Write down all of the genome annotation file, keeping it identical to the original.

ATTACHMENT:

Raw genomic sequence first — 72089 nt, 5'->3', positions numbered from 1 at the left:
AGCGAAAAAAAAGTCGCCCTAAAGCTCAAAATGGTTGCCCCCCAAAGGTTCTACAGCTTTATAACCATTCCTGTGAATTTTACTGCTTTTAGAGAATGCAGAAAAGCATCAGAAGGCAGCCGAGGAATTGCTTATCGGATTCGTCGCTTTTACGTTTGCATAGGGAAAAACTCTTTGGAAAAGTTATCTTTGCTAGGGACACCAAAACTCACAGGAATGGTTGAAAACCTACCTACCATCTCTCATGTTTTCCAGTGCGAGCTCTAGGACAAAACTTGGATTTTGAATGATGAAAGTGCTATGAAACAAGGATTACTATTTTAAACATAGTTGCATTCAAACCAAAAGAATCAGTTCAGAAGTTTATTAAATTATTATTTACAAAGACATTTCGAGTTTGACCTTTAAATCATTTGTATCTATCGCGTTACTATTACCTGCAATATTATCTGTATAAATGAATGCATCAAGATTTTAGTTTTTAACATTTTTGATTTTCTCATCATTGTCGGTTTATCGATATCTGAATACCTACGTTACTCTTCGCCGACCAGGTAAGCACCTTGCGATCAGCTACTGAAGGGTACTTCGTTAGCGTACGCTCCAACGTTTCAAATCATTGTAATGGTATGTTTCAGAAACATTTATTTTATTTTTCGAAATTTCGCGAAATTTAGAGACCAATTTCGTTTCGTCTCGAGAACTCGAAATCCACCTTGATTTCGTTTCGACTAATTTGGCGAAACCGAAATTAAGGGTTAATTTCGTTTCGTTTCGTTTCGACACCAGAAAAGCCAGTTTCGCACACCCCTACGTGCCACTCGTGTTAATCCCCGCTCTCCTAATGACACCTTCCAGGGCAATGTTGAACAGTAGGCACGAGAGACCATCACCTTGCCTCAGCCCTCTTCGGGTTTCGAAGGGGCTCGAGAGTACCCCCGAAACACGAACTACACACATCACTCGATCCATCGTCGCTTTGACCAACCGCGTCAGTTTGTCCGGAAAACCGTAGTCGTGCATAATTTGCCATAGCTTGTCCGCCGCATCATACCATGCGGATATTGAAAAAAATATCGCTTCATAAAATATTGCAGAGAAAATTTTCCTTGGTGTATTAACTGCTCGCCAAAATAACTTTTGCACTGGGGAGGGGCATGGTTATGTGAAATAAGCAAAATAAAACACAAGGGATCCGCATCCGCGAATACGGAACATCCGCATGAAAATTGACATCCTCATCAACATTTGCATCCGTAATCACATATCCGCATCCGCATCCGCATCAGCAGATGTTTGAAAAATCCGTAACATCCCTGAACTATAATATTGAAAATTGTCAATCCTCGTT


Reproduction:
Raw genomic sequence first — 72089 nt, 5'->3', positions numbered from 1 at the left:
AGCGAAAAAAAAGTCGCCCTAAAGCTCAAAATGGTTGCCCCCCAAAGGTTCTACAGCTTTATAACCATTCCTGTGAATTTTACTGCTTTTAGAGAATGCAGAAAAGCATCAGAAGGCAGCCGAGGAATTGCTTATCGGATTCGTCGCTTTTACGTTTGCATAGGGAAAAACTCTTTGGAAAAGTTATCTTTGCTAGGGACACCAAAACTCACAGGAATGGTTGAAAACCTACCTACCATCTCTCATGTTTTCCAGTGCGAGCTCTAGGACAAAACTTGGATTTTGAATGATGAAAGTGCTATGAAACAAGGATTACTATTTTAAACATAGTTGCATTCAAACCAAAAGAATCAGTTCAGAAGTTTATTAAATTATTATTTACAAAGACATTTCGAGTTTGACCTTTAAATCATTTGTATCTATCGCGTTACTATTACCTGCAATATTATCTGTATAAATGAATGCATCAAGATTTTAGTTTTTAACATTTTTGATTTTCTCATCATTGTCGGTTTATCGATATCTGAATACCTACGTTACTCTTCGCCGACCAGGTAAGCACCTTGCGATCAGCTACTGAAGGGTACTTCGTTAGCGTACGCTCCAACGTTTCAAATCATTGTAATGGTATGTTTCAGAAACATTTATTTTATTTTTCGAAATTTCGCGAAATTTAGAGACCAATTTCGTTTCGTCTCGAGAACTCGAAATCCACCTTGATTTCGTTTCGACTAATTTGGCGAAACCGAAATTAAGGGTTAATTTCGTTTCGTTTCGTTTCGACACCAGAAAAGCCAGTTTCGCACACCCCTACGTGCCACTCGTGTTAATCCCCGCTCTCCTAATGACACCTTCCAGGGCAATGTTGAACAGTAGGCACGAGAGACCATCACCTTGCCTCAGCCCTCTTCGGGTTTCGAAGGGGCTCGAGAGTACCCCCGAAACACGAACTACACACATCACTCGATCCATCGTCGCTTTGACCAACCGCGTCAGTTTGTCCGGAAAACCGTAGTCGTGCATAATTTGCCATAGCTTGTCCGCCGCATCATACCATGCGGATATTGAAAAAAATATCGCTTCATAAAATATTGCAGAGAAAATTTTCCTTGGTGTATTAACTGCTCGCCAAAATAACTTTTGCACTGGGGAGGGGCATGGTTATGTGAAATAAGCAAAATAAAACACAAGGGATCCGCATCCGCGAATACGGAACATCCGCATGAAAATTGACATCCTCATCAACATTTGCATCCGTAATCACATATCCGCATCCGCATCCGCATCAGCAGATGTTTGAAAAATCCGTAACATCCCTGAACTATAATATTGAAAATTGTCAATCCTCGTT